The elusive cashless society
Are we living in a digital banking bubble, where all the QR codes, Bitcoin and mobile wallets are nothing more than huge investments propped up on the excitement of a bored and tired industry and a few compelling speakers? The latest report from Sainsbury's Bank suggests for all the hype cash is still the undisputed king of payments with cash withdrawals peaking at £11bn in December, writes Billy Bambrough
Are we living in a digital banking bubble, where all the QR codes, Bitcoin and mobile wallets are nothing more than huge investments propped up on the excitement of a bored and tired industry and a few compelling speakers? The latest report from Sainsbury’s Bank suggests for all the hype cash is still the undisputed king of payments with cash withdrawals peaking at £11bn in December, writes Billy Bambrough
With all the investment in the payments industry you might be surprised that by 2020, mobile payments are expected to represent just 1.4 % of total UK consumer spending.
When you are regularly attending events and reading papers that espouse the proliferation of digital payments its easy to forgot how far our society is from digital payments being the norm, for the vast majority of people outside of the industry, paying by any other way than cash or card for large purchases is highly unusual.
I’m often reminded that the UK is "behind" other countries in this aspect and when you look at over evidenced examples like M-PESA it’s easy to come to that conclusion.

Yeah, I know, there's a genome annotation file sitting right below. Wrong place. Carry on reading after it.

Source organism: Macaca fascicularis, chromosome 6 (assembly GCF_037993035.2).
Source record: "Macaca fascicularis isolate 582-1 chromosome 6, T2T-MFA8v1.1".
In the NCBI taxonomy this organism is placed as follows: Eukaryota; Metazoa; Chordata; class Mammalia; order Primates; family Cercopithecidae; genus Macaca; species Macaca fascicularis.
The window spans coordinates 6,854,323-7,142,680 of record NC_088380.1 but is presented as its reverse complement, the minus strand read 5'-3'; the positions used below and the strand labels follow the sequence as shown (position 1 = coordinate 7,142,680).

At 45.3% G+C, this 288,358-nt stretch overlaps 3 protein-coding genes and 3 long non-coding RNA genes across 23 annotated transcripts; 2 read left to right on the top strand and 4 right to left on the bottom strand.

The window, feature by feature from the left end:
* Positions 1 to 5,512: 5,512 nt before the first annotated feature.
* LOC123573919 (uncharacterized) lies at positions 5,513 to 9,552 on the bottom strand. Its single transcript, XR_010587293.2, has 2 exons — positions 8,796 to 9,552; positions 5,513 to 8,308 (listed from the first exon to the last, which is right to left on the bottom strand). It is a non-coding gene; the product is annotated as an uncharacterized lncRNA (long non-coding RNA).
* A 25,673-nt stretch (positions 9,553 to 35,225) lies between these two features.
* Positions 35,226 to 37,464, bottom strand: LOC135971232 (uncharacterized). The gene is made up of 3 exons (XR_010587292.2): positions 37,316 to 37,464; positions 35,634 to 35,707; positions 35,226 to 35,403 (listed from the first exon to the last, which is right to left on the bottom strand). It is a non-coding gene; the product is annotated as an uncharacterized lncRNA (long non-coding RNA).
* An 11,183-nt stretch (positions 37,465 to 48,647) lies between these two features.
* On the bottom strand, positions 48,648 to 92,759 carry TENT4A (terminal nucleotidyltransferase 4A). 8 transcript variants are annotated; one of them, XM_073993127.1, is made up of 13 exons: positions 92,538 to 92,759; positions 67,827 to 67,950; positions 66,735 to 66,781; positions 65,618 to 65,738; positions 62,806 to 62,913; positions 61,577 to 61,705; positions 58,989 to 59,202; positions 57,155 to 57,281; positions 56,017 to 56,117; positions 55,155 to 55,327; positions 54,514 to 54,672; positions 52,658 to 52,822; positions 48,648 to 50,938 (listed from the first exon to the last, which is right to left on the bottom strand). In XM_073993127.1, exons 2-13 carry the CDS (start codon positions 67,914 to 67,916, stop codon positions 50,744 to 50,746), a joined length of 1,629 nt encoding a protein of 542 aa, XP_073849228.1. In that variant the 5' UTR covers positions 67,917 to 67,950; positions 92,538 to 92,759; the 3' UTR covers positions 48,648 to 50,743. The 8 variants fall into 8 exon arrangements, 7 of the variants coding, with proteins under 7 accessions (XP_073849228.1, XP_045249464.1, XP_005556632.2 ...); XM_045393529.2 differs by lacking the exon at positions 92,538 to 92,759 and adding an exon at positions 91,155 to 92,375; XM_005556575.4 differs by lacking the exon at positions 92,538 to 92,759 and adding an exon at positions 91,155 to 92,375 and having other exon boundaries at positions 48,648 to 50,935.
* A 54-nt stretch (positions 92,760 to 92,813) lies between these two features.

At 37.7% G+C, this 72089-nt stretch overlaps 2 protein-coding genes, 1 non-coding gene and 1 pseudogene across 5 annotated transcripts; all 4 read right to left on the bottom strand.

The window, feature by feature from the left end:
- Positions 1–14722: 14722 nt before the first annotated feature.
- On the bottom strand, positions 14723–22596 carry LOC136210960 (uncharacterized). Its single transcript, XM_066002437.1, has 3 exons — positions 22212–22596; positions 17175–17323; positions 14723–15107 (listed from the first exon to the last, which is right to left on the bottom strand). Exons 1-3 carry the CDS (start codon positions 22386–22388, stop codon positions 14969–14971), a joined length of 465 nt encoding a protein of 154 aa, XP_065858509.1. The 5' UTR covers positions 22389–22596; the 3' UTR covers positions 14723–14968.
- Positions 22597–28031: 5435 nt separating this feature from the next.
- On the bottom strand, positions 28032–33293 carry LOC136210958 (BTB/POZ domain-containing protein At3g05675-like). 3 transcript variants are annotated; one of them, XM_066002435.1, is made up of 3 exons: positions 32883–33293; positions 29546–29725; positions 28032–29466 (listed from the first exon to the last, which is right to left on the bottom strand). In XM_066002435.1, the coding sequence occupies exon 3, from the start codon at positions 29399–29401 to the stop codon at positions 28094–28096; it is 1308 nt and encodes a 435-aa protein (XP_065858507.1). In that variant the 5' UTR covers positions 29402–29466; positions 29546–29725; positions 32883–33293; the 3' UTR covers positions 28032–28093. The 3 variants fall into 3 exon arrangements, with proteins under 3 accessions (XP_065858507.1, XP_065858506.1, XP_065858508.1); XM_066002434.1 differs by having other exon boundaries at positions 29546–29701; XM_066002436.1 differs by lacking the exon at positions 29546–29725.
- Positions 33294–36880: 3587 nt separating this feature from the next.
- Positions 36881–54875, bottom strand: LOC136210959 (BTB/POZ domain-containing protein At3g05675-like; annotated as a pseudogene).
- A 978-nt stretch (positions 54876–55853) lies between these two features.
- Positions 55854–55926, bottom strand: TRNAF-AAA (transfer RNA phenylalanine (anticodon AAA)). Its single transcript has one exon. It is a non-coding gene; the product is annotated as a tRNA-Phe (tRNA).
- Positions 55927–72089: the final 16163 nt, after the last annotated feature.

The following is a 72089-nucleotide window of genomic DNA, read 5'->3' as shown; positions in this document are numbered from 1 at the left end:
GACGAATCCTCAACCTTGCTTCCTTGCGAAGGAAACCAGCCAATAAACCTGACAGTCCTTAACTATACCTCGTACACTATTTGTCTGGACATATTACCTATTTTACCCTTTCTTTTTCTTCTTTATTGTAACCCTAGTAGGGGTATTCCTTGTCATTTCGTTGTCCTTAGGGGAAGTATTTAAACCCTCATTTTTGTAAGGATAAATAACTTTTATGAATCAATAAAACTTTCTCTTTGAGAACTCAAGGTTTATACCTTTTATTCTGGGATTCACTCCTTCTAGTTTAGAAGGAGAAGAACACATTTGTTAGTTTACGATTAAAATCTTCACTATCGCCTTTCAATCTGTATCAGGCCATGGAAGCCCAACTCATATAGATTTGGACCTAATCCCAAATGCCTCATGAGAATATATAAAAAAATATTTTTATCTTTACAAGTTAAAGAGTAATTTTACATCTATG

In many ways I don’t dispute this, and perhaps I am arguing over semantics, but to say the UK and other western countries are "behind" markets where mobile and other digital payments are typical suggests we will eventually catch up with them.
I don’t think this should taken for guaranteed. In certain places in the world digital payments have been adopted because there is (or was) a payments problem. Large proportions of the population may have been unbanked and unable to pay for things other than with cash and in these cases digital banking solves a very real problem.
In countries where only a tiny percentage of people are unbanked, and many of these people choice, there is no need to find new ways to pay. At the checkout I have rarely felt it would save me enough time paying by any other way than cash to make it worth while.
As I write there are reports coming in of a second systems failure this week at one of the largest retail banks in the UK, RBS and its subsidiaries, potentially locking people out of their accounts online and if trying to pay by card or mobile at the till.
With the banks bound by inescapable legacy systems and unable to spend the money to fix them due to the seemingly unending battle between regulatory commitments and budgetary constraints would you really want to depend on anything other than cash right now?
One option is to move away from traditional banks altogether as fledgling banks find that even in their early days they are vastly more suited to handling payments on their shiny new IT systems. The immediate stumbling block in this case is that, despite consumer sentiment towards banks being at an all time low, refuse to trust many other than established banks with their money.
Are we chasing an unnecessary and impossible dream by trying to make digital payments work in the UK?